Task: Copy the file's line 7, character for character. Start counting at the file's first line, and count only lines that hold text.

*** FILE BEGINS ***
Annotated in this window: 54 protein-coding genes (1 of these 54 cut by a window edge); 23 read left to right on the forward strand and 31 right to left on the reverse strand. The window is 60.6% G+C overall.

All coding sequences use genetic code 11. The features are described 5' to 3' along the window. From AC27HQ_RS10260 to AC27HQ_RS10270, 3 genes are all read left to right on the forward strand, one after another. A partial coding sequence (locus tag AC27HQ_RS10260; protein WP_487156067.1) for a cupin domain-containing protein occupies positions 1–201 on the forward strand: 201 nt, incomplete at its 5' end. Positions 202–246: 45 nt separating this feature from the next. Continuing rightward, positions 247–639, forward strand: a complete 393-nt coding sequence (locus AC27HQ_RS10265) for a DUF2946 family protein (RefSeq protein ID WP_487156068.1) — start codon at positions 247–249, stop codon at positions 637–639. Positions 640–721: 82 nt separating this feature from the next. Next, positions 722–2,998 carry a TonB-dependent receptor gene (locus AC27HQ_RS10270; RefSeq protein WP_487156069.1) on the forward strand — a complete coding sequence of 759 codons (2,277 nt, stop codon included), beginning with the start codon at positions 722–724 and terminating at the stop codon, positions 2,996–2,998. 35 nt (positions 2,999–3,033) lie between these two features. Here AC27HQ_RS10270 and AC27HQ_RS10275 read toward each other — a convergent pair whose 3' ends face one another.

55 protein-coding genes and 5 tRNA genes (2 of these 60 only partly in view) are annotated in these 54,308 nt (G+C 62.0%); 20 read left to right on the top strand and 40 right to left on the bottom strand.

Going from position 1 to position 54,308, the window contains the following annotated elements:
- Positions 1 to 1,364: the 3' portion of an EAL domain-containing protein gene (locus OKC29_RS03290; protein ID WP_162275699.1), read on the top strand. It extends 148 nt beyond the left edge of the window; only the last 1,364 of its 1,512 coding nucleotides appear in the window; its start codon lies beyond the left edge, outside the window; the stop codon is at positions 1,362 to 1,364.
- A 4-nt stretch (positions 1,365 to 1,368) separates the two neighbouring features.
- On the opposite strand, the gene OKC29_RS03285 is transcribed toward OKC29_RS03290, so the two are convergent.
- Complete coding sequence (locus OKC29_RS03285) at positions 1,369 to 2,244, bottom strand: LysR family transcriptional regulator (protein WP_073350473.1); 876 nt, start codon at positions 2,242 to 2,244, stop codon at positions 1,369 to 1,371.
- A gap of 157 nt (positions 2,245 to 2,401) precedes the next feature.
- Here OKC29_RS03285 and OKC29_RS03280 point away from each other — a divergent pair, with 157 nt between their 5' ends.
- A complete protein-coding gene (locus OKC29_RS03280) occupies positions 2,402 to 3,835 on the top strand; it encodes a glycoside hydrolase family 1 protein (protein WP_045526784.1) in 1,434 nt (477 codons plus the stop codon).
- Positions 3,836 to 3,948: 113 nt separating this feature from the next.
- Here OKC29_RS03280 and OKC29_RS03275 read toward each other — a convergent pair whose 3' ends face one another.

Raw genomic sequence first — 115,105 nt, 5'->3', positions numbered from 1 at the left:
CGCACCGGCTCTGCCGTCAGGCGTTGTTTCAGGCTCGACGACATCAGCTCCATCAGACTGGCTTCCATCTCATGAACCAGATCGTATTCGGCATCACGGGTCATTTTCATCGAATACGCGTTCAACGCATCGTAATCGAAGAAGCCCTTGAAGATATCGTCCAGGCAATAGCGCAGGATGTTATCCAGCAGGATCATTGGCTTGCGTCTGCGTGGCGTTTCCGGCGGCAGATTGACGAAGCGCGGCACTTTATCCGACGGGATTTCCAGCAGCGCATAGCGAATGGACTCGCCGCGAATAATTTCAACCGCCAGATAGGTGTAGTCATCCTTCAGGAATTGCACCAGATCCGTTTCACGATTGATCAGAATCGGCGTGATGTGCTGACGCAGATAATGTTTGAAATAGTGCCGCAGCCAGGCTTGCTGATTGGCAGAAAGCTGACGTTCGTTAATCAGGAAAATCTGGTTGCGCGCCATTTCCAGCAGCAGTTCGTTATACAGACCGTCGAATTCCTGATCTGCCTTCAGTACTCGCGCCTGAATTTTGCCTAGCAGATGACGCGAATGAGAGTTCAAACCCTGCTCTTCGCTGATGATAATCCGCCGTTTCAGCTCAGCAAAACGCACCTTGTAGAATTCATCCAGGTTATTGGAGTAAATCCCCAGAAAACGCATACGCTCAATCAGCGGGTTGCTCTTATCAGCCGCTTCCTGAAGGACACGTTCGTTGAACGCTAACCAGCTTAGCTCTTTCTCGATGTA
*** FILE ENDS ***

- On the opposite strand, the gene OKC29_RS03285 is transcribed toward OKC29_RS03290, so the two are convergent.